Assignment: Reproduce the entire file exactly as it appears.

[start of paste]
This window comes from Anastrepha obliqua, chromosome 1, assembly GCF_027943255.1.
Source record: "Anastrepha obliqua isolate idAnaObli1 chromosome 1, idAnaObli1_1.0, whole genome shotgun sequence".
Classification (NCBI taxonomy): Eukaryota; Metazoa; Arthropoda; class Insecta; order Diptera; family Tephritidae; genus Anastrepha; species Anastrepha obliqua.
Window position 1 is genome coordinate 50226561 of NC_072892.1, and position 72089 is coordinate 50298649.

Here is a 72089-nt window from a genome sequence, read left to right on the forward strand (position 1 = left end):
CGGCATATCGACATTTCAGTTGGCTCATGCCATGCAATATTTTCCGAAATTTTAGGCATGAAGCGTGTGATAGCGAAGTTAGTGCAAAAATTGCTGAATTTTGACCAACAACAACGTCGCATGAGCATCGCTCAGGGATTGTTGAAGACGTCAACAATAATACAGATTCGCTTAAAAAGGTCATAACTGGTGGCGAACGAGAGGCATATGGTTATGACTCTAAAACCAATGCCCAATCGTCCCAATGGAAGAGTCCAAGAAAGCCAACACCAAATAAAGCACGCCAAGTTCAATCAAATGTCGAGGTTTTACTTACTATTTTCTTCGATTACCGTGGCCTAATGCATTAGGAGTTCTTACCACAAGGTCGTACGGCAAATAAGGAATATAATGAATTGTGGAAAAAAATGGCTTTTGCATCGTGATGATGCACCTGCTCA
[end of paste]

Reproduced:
This window comes from Anastrepha obliqua, chromosome 1, assembly GCF_027943255.1.
Source record: "Anastrepha obliqua isolate idAnaObli1 chromosome 1, idAnaObli1_1.0, whole genome shotgun sequence".
Classification (NCBI taxonomy): Eukaryota; Metazoa; Arthropoda; class Insecta; order Diptera; family Tephritidae; genus Anastrepha; species Anastrepha obliqua.
Window position 1 is genome coordinate 50226561 of NC_072892.1, and position 72089 is coordinate 50298649.

Here is a 72089-nt window from a genome sequence, read left to right on the forward strand (position 1 = left end):
CGGCATATCGACATTTCAGTTGGCTCATGCCATGCAATATTTTCCGAAATTTTAGGCATGAAGCGTGTGATAGCGAAGTTAGTGCAAAAATTGCTGAATTTTGACCAACAACAACGTCGCATGAGCATCGCTCAGGGATTGTTGAAGACGTCAACAATAATACAGATTCGCTTAAAAAGGTCATAACTGGTGGCGAACGAGAGGCATATGGTTATGACTCTAAAACCAATGCCCAATCGTCCCAATGGAAGAGTCCAAGAAAGCCAACACCAAATAAAGCACGCCAAGTTCAATCAAATGTCGAGGTTTTACTTACTATTTTCTTCGATTACCGTGGCCTAATGCATTAGGAGTTCTTACCACAAGGTCGTACGGCAAATAAGGAATATAATGAATTGTGGAAAAAAATGGCTTTTGCATCGTGATGATGCACCTGCTCA